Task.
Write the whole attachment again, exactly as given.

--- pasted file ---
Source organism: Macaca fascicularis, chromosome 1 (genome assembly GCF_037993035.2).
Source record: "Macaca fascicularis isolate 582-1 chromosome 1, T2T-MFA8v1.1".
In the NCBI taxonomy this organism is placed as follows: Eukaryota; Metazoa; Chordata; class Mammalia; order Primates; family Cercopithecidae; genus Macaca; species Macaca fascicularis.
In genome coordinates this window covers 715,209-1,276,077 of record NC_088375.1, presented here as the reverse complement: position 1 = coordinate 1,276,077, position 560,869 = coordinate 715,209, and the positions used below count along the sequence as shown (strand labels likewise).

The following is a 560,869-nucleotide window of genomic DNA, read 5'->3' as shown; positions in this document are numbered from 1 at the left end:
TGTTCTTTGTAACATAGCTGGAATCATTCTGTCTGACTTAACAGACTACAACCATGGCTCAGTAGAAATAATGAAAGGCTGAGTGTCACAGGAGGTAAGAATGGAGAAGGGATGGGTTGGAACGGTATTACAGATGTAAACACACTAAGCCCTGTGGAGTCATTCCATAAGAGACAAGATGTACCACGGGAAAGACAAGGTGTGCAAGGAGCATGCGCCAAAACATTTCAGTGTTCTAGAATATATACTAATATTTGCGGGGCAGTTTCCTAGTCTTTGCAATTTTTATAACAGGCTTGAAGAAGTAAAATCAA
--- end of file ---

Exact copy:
Source organism: Macaca fascicularis, chromosome 1 (genome assembly GCF_037993035.2).
Source record: "Macaca fascicularis isolate 582-1 chromosome 1, T2T-MFA8v1.1".
In the NCBI taxonomy this organism is placed as follows: Eukaryota; Metazoa; Chordata; class Mammalia; order Primates; family Cercopithecidae; genus Macaca; species Macaca fascicularis.
In genome coordinates this window covers 715,209-1,276,077 of record NC_088375.1, presented here as the reverse complement: position 1 = coordinate 1,276,077, position 560,869 = coordinate 715,209, and the positions used below count along the sequence as shown (strand labels likewise).

The following is a 560,869-nucleotide window of genomic DNA, read 5'->3' as shown; positions in this document are numbered from 1 at the left end:
TGTTCTTTGTAACATAGCTGGAATCATTCTGTCTGACTTAACAGACTACAACCATGGCTCAGTAGAAATAATGAAAGGCTGAGTGTCACAGGAGGTAAGAATGGAGAAGGGATGGGTTGGAACGGTATTACAGATGTAAACACACTAAGCCCTGTGGAGTCATTCCATAAGAGACAAGATGTACCACGGGAAAGACAAGGTGTGCAAGGAGCATGCGCCAAAACATTTCAGTGTTCTAGAATATATACTAATATTTGCGGGGCAGTTTCCTAGTCTTTGCAATTTTTATAACAGGCTTGAAGAAGTAAAATCAA